In 2013, longtime residents of Brooklyn, New York, were shocked to learn that Stephen Trimboli was leaving the performance space and resale shop that he had operated in Bushwick since 2004 and was departing for Detroit.
Longtime Detroiters may not find Trimboli's decision so outrageous. The 65-year-old Italian-Irish cross, born and bred in Sheepshead Bay, Brooklyn, would seem to be exactly the sort of coastal misfit destined for the Motor City. Yes, most of the artistic types drawn by Detroit's low cost of living and relative freedom from busybodies are in their 20s and 30s, but Trimboli is making good on what seems like a working retirement here, pioneering a gritty art form all his own. (More on that later.)
Trimboli had always harbored dreams of becoming an artist, of being a talented musician or a prolific writer. At least he knew well enough that he didn't want to sit behind a desk for the rest of his life.
"I became a waiter and a bartender," he says. "I remember telling everyone, 'I got into the bar business as a means to an end so I could have my time to write,' which was a very convenient lie, because all I liked to do was get high, get drunk, and get laid and wake up the next morning and do it again."
But eventually, after spending years in the service industry, he found his creative niche: "I became a guy who gave a place for musicians to be."
In the 1980s and 1990s, that space was Manhattan's Scrap Bar. By 2004, it was his Goodbye Blue Monday in Brooklyn. Originally a sort of resale shop, hangout, and coffeehouse, it had an open-booking policy that attracted bands before they got big. (Vampire Weekend played one of its first shows at the venue.)
Trimboli might never have come to Detroit unless one of the city's artists had worked for him. Bridget Michael, the Hamtramck-based artist who became a Kresge fellow in 2015, worked for Trimboli around 2011, until a bicycle accident forced her to return to Detroit. In July 2013, as Trimboli faced mounting rents, red tape, and other hassles, Detroit began to look better and better.
When Michael was startled by a call from Trimboli announcing he was moving to Detroit sight unseen, Trimboli said, "Yeah, what do I have to see? Is it any worse than what I grew up in?"
"That's pretty much what I told her," Trimboli says. "I grew up in New York in the '70s. It was fucked. So I'm coming to another city that's fucked, who cares?"
For a Brooklynite who spent his 20s in New York during its nadir, coming to Detroit was like a trip back to fondly recalled times. "Literally, as I was driving into Detroit," he says, "I'm looking at all the wood frame houses that are either holes or burnt, and I immediately felt a sense of belonging because of that. I'm looking at my youth here. I'm 60 years old, I'm looking at my fucking youth. I loved my life when I was in my 20s."
Trimboli could hardly have settled in with better company in Detroit. He spent his first few months in town living near Popps Packing in Hamtramck, although these days he lives in the relatively intact precincts of Detroit's Farnsworth Street. Two of the first people he met in town were Rebecca Mazzei and Joel Peterson of Trinosophes, the performance and art space near Eastern Market. He works the door for the venue some nights, and is often recognized by the traveling musicians who've played his old Brooklyn spot in years past. He says more than half of the people playing there know him.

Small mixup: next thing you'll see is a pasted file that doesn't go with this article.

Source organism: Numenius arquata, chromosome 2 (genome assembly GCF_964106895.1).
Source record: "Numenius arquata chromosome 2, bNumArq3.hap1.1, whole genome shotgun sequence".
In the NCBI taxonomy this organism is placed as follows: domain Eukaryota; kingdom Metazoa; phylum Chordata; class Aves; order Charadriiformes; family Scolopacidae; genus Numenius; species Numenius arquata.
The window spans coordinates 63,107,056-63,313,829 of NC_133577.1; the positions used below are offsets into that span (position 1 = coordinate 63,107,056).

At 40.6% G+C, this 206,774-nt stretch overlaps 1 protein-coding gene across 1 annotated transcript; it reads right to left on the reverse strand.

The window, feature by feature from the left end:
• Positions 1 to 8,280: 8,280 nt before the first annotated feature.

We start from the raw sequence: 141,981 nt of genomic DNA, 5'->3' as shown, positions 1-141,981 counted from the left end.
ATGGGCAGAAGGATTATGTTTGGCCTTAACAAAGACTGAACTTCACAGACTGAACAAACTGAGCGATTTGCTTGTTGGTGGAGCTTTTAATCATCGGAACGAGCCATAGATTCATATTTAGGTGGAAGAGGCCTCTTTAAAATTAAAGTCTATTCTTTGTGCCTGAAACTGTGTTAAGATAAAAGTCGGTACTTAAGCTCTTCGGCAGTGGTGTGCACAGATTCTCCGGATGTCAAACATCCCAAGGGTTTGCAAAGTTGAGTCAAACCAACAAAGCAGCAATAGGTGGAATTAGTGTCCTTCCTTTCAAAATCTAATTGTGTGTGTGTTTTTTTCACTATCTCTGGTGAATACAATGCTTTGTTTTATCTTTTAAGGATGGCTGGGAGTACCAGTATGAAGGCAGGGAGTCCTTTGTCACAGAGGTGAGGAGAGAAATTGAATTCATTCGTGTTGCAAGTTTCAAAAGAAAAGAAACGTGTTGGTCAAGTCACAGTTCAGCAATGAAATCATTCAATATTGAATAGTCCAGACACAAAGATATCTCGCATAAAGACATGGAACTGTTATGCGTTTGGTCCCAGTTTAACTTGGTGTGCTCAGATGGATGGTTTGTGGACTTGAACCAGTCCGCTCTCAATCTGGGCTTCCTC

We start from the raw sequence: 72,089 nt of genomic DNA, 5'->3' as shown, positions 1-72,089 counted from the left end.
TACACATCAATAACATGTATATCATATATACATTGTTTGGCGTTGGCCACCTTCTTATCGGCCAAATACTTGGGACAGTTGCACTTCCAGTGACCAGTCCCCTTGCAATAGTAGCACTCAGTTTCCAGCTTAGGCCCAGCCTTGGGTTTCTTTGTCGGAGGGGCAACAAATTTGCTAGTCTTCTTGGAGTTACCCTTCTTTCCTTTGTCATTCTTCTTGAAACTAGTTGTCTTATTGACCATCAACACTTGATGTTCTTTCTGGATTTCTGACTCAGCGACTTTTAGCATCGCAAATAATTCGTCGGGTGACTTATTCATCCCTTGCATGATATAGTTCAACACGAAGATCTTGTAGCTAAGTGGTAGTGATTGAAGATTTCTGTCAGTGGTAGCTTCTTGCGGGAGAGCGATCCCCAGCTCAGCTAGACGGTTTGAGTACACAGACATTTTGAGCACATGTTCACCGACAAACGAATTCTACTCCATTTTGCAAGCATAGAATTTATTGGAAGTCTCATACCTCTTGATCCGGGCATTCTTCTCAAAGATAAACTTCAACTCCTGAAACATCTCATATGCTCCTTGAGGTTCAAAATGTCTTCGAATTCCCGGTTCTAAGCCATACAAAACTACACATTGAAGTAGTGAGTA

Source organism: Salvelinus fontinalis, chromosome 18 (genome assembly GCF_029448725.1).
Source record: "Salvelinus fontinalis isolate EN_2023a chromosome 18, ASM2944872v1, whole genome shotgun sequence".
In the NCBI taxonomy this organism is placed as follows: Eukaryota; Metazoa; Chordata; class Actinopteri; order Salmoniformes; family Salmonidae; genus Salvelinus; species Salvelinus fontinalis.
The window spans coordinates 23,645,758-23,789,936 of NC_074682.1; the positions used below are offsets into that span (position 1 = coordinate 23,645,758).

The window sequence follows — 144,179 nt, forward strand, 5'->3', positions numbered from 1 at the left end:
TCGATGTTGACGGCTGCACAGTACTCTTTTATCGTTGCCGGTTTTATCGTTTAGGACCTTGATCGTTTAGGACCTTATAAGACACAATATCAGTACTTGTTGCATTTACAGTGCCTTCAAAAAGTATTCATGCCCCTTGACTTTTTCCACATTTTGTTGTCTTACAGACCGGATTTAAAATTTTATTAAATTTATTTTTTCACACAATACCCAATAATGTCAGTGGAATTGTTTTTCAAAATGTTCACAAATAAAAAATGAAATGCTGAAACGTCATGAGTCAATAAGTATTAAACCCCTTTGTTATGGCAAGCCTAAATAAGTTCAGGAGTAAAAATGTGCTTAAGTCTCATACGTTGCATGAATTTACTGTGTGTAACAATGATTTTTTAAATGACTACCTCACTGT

Trimboli knows that sweet spot between disinvestment-driven dysfunction and DIY determination where he spent years thriving, but in the end, he has always had to flee.
"What happened downtown is exactly what happened in the East Village, the Lower East Side, in Williambsburg, and in Bushwick," he says. "You saw it happen right before your eyes. It's like a feeding frenzy. New York is eventually just going to be the vapid city. That's what I call New York: the vapid city."
"When I came here," he says, "I saw the writing on the walls already. But what I like about Detroit is it was a city built for about 3 million people, and there's about half a million people here. And that means that there's a lot of available parking. And when you get forced out of where you're living, there's another 100-odd square miles of this city where I might still be able to find a rent that I can pay."
In fact, it's among the low-rent and ramshackle that Trimboli found his latest gig, collecting pieces of plastic brake lights down at the corner. He buys cheap nightlights and then decorates them with red, orange, and yellow plastic from broken taillights. In order to collect material for his business, Crash Lights, he now visits junkyards and collects bags of the broken bits. In fact, at Detroit's Parts Galore, he routinely collects as much of the stuff as he can take off the ground and dump into a bucket. On one recent visit, he left them with two of his lights as a gift. When he returned, the staff all came out to gladhand him, offer him a T-shirt, and snap a photo of him for social networking. "I'm sort of like Andy Warhol to them," Trimboli says with a laugh.
Finally, the promoter, hustler, and bartender has become a bona fide artist. And he only had to move to Detroit for it to happen.
"I became an artist, yeah," Trimboli says with a wry smile. "And the truth is that this is the first time."
From our 2018 People Issue.
Previous: The Matriarch.
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